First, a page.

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iTunes: Apps Downloading Faster than Songs

Apple just started its countdown clock to 10 billion song downloads.

I combined the data available for iTunes downloads of Songs and Apps (from Wikipedia) in the graphs above.

Obviously, the App download rate is increasing (i.e apps are accelerating more rapidly) than songs. Both are averaging about 10 million units per day over the past 3 months.

A Download Totals graph also shows the acceleration plainly with the App Store getting to 3 Billion downloads in 19 months vs. 36 months for Songs. A curve-fitting analysis shows that the App store will reach 10 billion downloads 27 months after launch or around October 2010.

The same analysis shows that the App Store will overtake the Music Store in total units downloaded in December 2010 when they both reach around 13.5 billion downloads.


  • http://asymco.wordpress.com asymco

    In response to the question: What are “units downloaded”?

    Unit = Song = App?

    ——–
    Units downloaded are either. In the case of App store it’s Apps, in the case of Music Store it’s songs.

    In my analysis, there will be about 13.5 billion songs downloaded by December and, at around the same time, there will also be 13.5 billion cumulative app downloads.

    In the second graph, the green line and the blue line will be the same “height” of about 14 when the green line reaches month 29 and the blue line reaches month 76.

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  • Tom Ross

    That's impressive. In terms of revenue, Apple probably needs 4 app downloads for every iTunes download (because most app downloads are free and most songs are not really $1 anymore). When might that happen, according to your analysis?

    • http://asymco.wordpress.com asymco

      I just have no idea on what the sales for the App Store are. Apple have not hinted and no analyst has put forward any credible method for finding out. From a financial reporting point of view, there is the iTunes (actually called Music) revenue line in the income statement. That blends the music and apps business, but with a twist. For apps, Apple only reports income as net of sales, meaning only the 30% they keep. The 70% that passes through is not in the income statement. There is still not enough information to tease out what the app store is generating in revenue independently.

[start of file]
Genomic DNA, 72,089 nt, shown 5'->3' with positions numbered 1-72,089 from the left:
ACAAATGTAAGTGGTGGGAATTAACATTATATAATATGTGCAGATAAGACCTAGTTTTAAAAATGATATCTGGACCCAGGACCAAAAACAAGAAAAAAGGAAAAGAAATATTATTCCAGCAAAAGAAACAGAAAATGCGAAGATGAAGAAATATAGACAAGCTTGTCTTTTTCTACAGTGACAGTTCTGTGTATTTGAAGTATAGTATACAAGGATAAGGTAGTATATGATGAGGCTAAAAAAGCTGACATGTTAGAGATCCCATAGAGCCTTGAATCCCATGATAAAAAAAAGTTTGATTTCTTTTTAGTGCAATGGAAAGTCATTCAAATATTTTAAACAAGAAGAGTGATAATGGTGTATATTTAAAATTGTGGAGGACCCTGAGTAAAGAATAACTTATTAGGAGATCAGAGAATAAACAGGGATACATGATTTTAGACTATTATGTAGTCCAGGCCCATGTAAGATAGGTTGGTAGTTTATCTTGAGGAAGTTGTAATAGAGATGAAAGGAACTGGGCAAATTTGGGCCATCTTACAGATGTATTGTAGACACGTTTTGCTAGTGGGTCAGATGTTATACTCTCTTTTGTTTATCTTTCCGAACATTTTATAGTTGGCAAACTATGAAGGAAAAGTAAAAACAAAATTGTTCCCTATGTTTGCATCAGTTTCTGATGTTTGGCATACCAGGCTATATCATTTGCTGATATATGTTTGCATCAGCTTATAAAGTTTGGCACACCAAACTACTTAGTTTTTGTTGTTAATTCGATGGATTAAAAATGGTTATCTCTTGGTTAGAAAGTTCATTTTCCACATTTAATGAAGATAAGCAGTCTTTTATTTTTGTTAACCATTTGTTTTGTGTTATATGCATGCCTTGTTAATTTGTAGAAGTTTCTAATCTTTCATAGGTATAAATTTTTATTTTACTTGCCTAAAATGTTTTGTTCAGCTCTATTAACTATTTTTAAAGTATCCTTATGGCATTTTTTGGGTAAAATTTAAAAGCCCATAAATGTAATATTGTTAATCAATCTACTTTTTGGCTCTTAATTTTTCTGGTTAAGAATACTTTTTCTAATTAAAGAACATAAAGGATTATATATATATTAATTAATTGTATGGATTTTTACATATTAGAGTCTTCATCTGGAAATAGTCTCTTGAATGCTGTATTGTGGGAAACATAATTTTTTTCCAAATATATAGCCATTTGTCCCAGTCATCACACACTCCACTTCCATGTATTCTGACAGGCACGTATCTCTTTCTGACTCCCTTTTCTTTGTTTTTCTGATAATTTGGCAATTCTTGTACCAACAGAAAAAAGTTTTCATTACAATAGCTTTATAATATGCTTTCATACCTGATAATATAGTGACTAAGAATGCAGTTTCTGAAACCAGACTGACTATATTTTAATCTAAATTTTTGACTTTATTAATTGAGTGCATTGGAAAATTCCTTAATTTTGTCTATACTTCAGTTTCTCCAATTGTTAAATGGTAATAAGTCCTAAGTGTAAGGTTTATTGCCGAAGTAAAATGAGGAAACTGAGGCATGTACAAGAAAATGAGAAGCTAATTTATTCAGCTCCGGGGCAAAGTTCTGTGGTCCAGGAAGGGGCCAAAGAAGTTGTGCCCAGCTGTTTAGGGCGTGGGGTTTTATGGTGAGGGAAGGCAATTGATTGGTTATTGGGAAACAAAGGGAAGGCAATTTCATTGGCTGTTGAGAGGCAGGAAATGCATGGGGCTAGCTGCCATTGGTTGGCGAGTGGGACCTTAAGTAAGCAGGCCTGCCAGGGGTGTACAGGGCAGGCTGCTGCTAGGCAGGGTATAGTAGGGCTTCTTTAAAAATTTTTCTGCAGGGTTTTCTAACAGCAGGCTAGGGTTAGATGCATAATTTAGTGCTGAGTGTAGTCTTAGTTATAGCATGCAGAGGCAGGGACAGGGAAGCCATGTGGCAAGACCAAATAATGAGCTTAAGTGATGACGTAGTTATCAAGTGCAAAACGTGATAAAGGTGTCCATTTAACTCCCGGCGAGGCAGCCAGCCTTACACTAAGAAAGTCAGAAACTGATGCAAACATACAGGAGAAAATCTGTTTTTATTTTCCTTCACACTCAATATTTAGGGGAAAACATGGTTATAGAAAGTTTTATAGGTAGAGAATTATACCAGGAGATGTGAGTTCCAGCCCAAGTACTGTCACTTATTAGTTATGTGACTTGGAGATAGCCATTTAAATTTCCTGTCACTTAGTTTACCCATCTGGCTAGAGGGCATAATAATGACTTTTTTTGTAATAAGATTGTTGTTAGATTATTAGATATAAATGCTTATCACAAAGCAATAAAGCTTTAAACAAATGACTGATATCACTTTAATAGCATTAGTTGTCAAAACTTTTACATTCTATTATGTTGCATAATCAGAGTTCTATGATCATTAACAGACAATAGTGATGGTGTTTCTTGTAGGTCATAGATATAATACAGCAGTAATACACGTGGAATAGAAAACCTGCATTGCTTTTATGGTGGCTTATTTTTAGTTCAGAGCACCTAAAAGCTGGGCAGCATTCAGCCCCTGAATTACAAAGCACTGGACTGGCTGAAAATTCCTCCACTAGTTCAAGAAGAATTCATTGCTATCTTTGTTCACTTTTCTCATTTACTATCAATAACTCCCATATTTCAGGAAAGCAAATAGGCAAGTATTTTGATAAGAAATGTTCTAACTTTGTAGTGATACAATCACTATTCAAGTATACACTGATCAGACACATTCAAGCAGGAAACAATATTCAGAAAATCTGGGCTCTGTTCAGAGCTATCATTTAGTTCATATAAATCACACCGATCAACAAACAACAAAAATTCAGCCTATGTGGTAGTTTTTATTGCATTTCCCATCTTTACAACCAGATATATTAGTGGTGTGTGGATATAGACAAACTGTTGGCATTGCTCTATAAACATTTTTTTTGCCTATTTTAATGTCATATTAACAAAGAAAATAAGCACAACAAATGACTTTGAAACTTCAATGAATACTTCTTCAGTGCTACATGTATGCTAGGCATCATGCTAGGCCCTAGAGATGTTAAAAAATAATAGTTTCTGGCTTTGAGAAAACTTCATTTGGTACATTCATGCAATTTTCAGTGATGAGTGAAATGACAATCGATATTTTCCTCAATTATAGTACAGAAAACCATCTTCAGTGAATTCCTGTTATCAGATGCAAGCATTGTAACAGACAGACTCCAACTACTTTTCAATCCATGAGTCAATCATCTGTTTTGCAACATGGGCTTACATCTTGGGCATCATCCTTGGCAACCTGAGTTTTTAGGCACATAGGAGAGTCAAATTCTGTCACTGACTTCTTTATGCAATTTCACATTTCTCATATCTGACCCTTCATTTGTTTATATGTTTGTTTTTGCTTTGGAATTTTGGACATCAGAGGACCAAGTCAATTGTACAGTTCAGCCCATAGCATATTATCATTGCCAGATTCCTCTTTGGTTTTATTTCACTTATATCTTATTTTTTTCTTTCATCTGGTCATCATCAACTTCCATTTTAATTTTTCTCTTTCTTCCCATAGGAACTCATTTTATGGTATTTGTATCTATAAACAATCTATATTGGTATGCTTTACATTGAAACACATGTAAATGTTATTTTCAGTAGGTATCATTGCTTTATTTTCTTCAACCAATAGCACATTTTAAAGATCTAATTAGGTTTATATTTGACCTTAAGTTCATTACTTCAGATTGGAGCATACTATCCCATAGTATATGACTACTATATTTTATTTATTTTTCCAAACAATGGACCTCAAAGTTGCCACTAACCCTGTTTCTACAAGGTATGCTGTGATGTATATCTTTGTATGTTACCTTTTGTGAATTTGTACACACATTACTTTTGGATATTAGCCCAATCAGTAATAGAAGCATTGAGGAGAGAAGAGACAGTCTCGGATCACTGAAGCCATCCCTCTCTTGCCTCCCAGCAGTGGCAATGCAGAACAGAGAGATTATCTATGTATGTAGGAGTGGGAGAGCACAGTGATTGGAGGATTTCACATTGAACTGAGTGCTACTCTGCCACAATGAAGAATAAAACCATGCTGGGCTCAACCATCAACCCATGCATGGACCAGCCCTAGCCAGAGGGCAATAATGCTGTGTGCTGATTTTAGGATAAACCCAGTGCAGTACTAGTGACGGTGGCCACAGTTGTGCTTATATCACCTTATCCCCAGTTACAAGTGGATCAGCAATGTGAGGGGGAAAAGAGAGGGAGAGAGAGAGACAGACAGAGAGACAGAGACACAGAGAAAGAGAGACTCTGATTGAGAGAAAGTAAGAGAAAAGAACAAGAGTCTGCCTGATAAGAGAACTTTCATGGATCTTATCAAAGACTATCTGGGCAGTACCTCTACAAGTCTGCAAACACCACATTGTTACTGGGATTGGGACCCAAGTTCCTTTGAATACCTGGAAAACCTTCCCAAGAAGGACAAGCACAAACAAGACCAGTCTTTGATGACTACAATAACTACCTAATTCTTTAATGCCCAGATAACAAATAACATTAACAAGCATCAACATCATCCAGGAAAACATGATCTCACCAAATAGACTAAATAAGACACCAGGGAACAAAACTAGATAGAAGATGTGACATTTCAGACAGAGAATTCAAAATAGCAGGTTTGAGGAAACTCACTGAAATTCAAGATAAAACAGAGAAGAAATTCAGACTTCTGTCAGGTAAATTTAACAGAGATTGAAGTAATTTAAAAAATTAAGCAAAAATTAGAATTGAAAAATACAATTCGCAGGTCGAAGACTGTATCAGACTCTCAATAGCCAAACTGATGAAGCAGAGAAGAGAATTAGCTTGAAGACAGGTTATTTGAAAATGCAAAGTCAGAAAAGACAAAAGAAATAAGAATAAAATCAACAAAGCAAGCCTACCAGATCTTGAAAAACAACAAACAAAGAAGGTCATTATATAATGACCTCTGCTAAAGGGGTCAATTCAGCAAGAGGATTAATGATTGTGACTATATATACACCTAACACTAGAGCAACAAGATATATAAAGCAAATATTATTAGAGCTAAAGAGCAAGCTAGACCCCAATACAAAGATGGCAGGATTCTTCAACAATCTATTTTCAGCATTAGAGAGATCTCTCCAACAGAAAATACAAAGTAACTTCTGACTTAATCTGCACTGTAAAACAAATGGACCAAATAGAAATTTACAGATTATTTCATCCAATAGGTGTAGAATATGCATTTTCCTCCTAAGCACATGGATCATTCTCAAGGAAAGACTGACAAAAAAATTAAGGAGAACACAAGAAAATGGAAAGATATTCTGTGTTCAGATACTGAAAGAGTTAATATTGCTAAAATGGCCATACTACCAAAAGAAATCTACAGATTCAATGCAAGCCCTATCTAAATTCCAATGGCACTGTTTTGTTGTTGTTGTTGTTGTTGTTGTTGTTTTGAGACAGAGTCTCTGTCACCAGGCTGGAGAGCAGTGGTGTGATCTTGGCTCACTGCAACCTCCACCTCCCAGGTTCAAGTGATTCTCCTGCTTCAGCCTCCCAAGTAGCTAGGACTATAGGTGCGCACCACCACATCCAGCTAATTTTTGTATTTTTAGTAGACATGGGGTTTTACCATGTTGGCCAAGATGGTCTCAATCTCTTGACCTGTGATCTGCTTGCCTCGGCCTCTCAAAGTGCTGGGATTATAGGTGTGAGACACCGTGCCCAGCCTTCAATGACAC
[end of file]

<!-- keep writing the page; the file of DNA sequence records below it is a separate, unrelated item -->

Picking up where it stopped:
• Tom Ross

        "I just have no idea on what the sales for the App Store are. Apple have not hinted and no analyst has put forward any credible method for finding out."

        Actually Flurry did that at one point, but I think their numbers for Apps were too high.

        Me, I'm just going on 2 observations:

        1. Within Apple's Top 100 lists, free apps are downloaded roughly an order of magnitude more often than paid apps, ie the #10 free app is seeing 40k downloads per day while the #10 paid app is seeing 4k downloads per day.

        Of course this is very rough, as, inspite of many indie developers graciously sharing their download figures, visibility is limited by Apple's trailing figures (ie when they rank the daily perfomance app, they're counting sales of the past few days as well, but with a smaller weight) and by apps perfoming differently worldwide than in the US.

        2. The average price point for an app is around $3.

        I combine that to an guesstimated average of $0.30 per app download. For iTunes, I assume $1.20 per song (songs are cheaper than bought with an album, but more expensive outside the US).

        "For apps, Apple only reports income as net of sales, meaning only the 30% they keep. The 70% that passes through is not in the income statement."

        Do you have a source for that? Because in legal terms, Apple is clearly buying apps from the publishers and selling them to customers. They're not just a marketplace like eBay, they are the vendor, they have a contract of sale with the consumer, they're touching the money, and that money should show up somewhere in their financial report.